Homemade Apple Cider Vinegar

Homemade Apple Cider Vinegar

I never thought I would end up making my own apple cider vinegar. This summer I was on holiday at my parents' and the apple trees behind the house were full of apples. We made cakes, compote, jam and then we ran out of ideas. We didn't want to waste all these organic apples but we didn't know what to do with them.

Then I read an article on the internet about the wonderful benefits of apple cider vinegar. It was about organic apple cider vinegar, naturally fermented and unpasteurized. So, I brought back to Bucharest a big bag full of apples and I started working. You can see the result below.

I will tell you right from the start that it was great, I didn't even imagine it would be so flavourful, just enough sharp and so pleasant. I like that it doesn't need to be kept under special conditions or in airtight containers. It doesn't expire, on the contrary, it gets better in time. And, by the way, I found a new way of consuming the apples without the carbs! I read somewhere that 1-2 tbsp of this naturally fermented apple vinegar contain all the vitamins from an apple beside other properties as well.

Now we mix 1 tbsp apple cider vinegar with a glass of water and drink before eating, on an empty stomach, once a day. It's a natural way of strengthening the immune system. I recommend making apple cider vinegar, especially if you have many apples that you don't want to waste, for an efficient and healthy use. Not to mention how good it is in the salad...

I understand that the same method can be used to make other fruit vinegars. I haven't tried yet, but I will.


4 kg
4 l
200 g
or honey
250 g

Step by step


Step 1 - Fermenting the apples:

The apples have to be ripe, it's not a problem if some start to spoil - even better, they will ferment faster and turn into vinegar.

Just make sure you wash them thoroughly and clean away any soil and dirt.


Cut the apples into quarters - unpeeled and uncored.

Put them in a food processor or grate them, we want to chop them as finely as possible.


Transfer the chopped apples to an enamel or glass pot - I am using here a 12 litres enamel pot. A bucket or a very large jar would do as well.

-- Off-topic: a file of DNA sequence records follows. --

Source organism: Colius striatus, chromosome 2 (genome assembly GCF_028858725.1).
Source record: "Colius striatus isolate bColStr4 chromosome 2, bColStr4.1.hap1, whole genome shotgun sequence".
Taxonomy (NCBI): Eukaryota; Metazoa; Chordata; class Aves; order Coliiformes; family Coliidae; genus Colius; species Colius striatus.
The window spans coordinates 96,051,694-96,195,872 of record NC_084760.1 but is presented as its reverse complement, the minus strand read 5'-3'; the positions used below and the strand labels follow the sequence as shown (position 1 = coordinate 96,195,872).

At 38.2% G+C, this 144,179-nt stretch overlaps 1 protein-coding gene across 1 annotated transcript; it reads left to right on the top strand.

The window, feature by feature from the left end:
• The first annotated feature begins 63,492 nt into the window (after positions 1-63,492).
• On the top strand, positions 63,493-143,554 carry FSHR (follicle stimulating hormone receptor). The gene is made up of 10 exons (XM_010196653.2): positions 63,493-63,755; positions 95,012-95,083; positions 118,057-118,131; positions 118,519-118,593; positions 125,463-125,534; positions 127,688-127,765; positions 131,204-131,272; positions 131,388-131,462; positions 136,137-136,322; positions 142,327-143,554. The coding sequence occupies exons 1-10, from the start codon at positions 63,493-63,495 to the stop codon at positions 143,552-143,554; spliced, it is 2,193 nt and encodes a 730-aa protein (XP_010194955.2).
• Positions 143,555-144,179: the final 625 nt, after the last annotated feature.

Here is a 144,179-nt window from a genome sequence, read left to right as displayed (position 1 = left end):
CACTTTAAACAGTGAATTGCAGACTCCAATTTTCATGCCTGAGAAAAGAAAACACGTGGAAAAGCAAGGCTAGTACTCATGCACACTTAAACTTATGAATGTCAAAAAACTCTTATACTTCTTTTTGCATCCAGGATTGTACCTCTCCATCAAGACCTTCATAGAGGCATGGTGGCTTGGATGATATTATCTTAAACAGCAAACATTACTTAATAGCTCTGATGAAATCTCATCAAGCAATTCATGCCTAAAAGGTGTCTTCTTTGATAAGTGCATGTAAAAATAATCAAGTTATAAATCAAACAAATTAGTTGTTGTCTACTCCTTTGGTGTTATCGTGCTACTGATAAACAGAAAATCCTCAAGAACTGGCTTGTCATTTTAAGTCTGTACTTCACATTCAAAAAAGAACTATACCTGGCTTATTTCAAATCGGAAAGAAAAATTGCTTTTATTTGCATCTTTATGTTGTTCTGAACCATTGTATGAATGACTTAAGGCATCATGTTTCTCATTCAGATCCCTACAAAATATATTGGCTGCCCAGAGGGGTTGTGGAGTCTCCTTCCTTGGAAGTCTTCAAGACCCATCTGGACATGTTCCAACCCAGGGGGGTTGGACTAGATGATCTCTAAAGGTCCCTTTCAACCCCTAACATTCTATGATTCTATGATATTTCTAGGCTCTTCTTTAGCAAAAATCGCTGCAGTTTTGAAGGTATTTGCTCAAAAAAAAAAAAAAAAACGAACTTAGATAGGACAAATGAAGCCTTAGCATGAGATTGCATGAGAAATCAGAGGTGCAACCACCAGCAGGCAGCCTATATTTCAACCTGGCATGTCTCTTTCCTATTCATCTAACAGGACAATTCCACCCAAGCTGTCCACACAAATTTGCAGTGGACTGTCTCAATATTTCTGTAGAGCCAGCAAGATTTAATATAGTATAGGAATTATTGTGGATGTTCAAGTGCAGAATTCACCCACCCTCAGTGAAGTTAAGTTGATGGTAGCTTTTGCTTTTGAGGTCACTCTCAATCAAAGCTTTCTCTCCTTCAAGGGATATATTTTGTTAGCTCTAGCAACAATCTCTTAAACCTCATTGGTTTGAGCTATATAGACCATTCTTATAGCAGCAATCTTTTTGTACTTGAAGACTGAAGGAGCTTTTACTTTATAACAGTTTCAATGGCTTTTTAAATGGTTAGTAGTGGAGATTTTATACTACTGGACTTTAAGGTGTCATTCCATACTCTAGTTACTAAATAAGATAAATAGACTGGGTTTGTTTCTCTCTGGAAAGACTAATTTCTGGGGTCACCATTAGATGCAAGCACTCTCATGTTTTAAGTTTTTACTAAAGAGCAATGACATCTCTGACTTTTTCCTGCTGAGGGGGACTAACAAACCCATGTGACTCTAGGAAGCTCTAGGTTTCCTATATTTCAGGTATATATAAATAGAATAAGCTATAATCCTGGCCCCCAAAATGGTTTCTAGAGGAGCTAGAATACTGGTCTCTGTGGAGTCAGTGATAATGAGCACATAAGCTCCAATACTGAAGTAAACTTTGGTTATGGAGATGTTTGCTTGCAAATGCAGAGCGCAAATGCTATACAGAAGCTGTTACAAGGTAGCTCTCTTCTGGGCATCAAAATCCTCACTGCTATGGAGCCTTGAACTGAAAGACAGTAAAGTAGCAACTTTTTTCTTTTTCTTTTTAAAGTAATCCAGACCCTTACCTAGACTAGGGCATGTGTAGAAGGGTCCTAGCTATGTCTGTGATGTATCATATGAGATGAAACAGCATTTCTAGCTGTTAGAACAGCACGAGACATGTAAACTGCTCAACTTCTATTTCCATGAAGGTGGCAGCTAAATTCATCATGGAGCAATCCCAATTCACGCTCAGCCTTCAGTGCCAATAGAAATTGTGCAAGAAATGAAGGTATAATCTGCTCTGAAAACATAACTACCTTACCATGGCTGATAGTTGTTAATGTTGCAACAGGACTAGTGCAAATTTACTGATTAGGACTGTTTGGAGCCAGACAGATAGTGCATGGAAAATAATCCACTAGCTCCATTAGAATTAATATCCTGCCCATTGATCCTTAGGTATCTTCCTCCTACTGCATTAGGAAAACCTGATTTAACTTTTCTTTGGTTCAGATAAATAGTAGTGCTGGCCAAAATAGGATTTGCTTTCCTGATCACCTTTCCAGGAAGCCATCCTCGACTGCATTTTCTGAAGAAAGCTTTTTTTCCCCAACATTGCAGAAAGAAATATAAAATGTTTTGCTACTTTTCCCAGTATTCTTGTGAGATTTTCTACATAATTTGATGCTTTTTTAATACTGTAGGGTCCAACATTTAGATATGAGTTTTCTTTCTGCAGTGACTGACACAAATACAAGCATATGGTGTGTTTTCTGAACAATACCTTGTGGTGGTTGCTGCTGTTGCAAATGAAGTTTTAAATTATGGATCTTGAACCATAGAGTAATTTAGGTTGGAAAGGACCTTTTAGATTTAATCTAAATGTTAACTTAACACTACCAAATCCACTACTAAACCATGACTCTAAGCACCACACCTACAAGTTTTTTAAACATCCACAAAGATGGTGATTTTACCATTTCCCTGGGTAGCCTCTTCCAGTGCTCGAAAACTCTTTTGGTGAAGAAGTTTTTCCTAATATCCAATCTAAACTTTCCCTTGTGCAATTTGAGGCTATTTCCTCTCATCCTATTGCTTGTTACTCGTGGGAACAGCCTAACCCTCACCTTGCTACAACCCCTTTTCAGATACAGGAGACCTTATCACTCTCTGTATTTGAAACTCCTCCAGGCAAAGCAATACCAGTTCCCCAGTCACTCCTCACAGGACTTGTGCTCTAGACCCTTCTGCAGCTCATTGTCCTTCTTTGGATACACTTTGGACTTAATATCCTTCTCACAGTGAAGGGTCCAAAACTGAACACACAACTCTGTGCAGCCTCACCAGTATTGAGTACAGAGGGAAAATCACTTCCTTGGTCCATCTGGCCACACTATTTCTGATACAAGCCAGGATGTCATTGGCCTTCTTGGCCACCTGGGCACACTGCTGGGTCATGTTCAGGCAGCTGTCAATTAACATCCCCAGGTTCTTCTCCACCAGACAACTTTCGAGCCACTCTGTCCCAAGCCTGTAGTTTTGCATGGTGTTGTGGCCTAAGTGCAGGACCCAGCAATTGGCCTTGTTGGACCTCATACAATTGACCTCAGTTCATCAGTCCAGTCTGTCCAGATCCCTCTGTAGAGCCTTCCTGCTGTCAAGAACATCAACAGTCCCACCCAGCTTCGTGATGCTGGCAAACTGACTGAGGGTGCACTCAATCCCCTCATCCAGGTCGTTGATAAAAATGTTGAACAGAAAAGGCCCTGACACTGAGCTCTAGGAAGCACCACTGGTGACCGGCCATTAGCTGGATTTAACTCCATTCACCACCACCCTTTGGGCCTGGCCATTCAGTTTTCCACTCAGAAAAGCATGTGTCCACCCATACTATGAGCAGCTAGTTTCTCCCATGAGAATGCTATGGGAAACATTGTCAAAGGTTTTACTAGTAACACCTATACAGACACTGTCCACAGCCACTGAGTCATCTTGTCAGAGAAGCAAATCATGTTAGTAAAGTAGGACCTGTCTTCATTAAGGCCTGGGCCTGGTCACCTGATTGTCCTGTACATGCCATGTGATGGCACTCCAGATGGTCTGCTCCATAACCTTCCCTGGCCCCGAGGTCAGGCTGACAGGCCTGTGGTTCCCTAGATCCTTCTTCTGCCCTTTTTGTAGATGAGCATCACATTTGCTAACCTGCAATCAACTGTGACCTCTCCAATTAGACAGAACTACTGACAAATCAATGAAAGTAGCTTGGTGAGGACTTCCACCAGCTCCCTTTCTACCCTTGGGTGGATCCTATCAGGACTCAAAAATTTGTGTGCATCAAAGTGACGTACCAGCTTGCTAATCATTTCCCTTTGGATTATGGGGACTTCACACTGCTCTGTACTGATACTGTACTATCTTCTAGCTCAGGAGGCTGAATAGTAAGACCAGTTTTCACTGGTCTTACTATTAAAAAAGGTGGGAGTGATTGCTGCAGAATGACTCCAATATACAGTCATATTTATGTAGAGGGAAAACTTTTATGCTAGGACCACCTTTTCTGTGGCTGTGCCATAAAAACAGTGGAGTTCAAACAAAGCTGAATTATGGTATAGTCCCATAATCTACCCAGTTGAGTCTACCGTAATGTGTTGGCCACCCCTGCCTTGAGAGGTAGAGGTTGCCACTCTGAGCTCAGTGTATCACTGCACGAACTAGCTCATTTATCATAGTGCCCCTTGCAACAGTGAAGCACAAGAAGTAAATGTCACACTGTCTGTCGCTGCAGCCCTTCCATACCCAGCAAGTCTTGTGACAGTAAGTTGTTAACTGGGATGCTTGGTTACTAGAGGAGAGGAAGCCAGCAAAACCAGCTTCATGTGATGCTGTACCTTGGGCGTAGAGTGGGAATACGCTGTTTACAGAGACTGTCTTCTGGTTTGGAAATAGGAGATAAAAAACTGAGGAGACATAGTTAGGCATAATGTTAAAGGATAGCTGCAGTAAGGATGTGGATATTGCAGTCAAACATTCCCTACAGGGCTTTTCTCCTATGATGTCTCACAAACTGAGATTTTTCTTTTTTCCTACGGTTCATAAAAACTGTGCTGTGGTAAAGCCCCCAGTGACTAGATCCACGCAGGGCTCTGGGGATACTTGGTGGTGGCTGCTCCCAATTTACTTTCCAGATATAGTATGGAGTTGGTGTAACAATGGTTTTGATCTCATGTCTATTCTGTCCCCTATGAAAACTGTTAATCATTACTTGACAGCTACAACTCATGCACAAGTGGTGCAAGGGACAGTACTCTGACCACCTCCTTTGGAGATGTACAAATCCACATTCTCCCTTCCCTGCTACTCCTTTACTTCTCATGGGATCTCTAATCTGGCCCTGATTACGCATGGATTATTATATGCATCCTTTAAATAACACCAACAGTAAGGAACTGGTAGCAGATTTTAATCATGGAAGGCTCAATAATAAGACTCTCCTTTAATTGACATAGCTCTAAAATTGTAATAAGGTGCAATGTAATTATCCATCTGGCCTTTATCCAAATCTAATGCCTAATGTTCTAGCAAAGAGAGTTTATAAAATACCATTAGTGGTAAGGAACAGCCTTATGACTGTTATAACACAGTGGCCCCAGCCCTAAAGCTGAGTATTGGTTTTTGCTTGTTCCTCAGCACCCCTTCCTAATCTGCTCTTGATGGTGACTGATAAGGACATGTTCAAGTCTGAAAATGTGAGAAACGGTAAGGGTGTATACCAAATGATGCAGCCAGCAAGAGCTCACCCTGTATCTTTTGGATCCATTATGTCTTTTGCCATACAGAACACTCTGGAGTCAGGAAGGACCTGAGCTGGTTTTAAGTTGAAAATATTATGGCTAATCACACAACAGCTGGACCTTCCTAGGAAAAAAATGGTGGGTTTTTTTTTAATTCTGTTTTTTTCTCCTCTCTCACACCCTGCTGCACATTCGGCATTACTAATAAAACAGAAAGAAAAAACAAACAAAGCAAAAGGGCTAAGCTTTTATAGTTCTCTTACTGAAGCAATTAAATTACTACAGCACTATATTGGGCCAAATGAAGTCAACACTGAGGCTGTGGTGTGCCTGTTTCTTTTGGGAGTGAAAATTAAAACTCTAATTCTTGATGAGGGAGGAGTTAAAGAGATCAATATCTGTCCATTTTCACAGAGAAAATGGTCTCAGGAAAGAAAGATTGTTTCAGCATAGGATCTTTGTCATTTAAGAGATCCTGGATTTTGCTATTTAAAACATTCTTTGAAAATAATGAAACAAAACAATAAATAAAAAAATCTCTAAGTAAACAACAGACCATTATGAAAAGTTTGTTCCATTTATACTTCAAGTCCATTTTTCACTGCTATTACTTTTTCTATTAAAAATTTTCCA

Add 200g sugar/honey (50g sugar for 1 kilo apples) and 4 litres water (1 litre water for 1 kilo apples). Stir thoroughly with a wooden spoon.


Cover the pot with kitchen cloth and a lid (not sealed!) and let the apples ferment for 10-14 days at room temperature.

I kept it on the kitchen table all this time.


Make sure you give it a stir every day. Apples will start fermenting on the second day and they will rise to the surface. Keep moving the mixture around regularly, to help the fermentation process.


After 10-14 days the fermentation process stops and you'll notice the mixture will look something like this.

Now it's time for us to strain the apples and move on to step 2.


Step 2 - Straining through a sieve and a cloth: 

First, I recommend straining the apples through a large sieve - to strain the big chunks out first.


Then place a kitchen cloth or a towel inside the sieve and carefully strain the juice.

Use a wooden spoon to strain easier.


At the end, squeeze with your hands the cloth with the apple bits in it, we don't want to waste any precious cider.


This is the apple remaining after straining, you can discard, there is nothing we can do with it anymore.


Measure how many litres of cider you have after straining to find out how much honey you need - 50g honey for 1 litre juice.

I had 5 litres juice at the end, so I needed 250g honey.


Add the honey to the pot and mix well until it dissolves completely.

If you don't have honey, you can replace with sugar in the same ratio. They are necessary for the fermentation process and feeding the fungus in the vinegar.


Step 3 - Fermenting the vinegar:

Cover the pot again with a cloth and a lid and keep for 40-60 days at room temperature.

Find a place where it won't be disturbed in the kitchen or in the house - be careful, it will start to smell like vinegar at some point.


From now on, you mustn't stir the mixture at all!

In a few days, you'll notice the fungus starts to grow at the surface.


It gets thicker as time passes, that's what it's supposed to do.

If you see any vinegar flies around, secure the cloth with a rubber band. It's important that the vinegar is able to breathe, so don't seal it tightly.


After 40-60 days, depending on the conditions in the room, the big fungus will sink to the bottom. The vinegar will become clearer and the taste more sharp.


Step 4 - Pouring the vinegar into bottles:

Now it's time to pour the vinegar into large jars, 2-4 litres.

Let it settle for a few days, even for a week.


This is the fungus at the bottom of the pot where the vinegar fermented.

Discard, we don't need it anymore.


The vinegar in the jars will start to develop fungus again, but not as big - it's normal, because the vinegar actually continues to ferment.


Here you can see how the vinegar settled, you can notice the dregs on the bottom of the jar.


Now carefully pour the vinegar into clean and dry bottles or jars. Close with caps, but not too tightly, as the vinegar will continue to ferment slowly.

Store at room temperature. I keep them in the closet in my flat.


The vinegar can already be consumed, but it's even more efficient when it's more mature, after several months or even 1 year. It won't expire, don't be afraid :) 

Meanwhile, it will settle down even more and it's normal for the homemade vinegar to have dregs in it.

Good health to you!

Quantity: 5 l
Prep time: 120 min
Difficulty: difficult
Ready in: 360 min
Publish date:
Collections: Sauces, Sauces, doughs...

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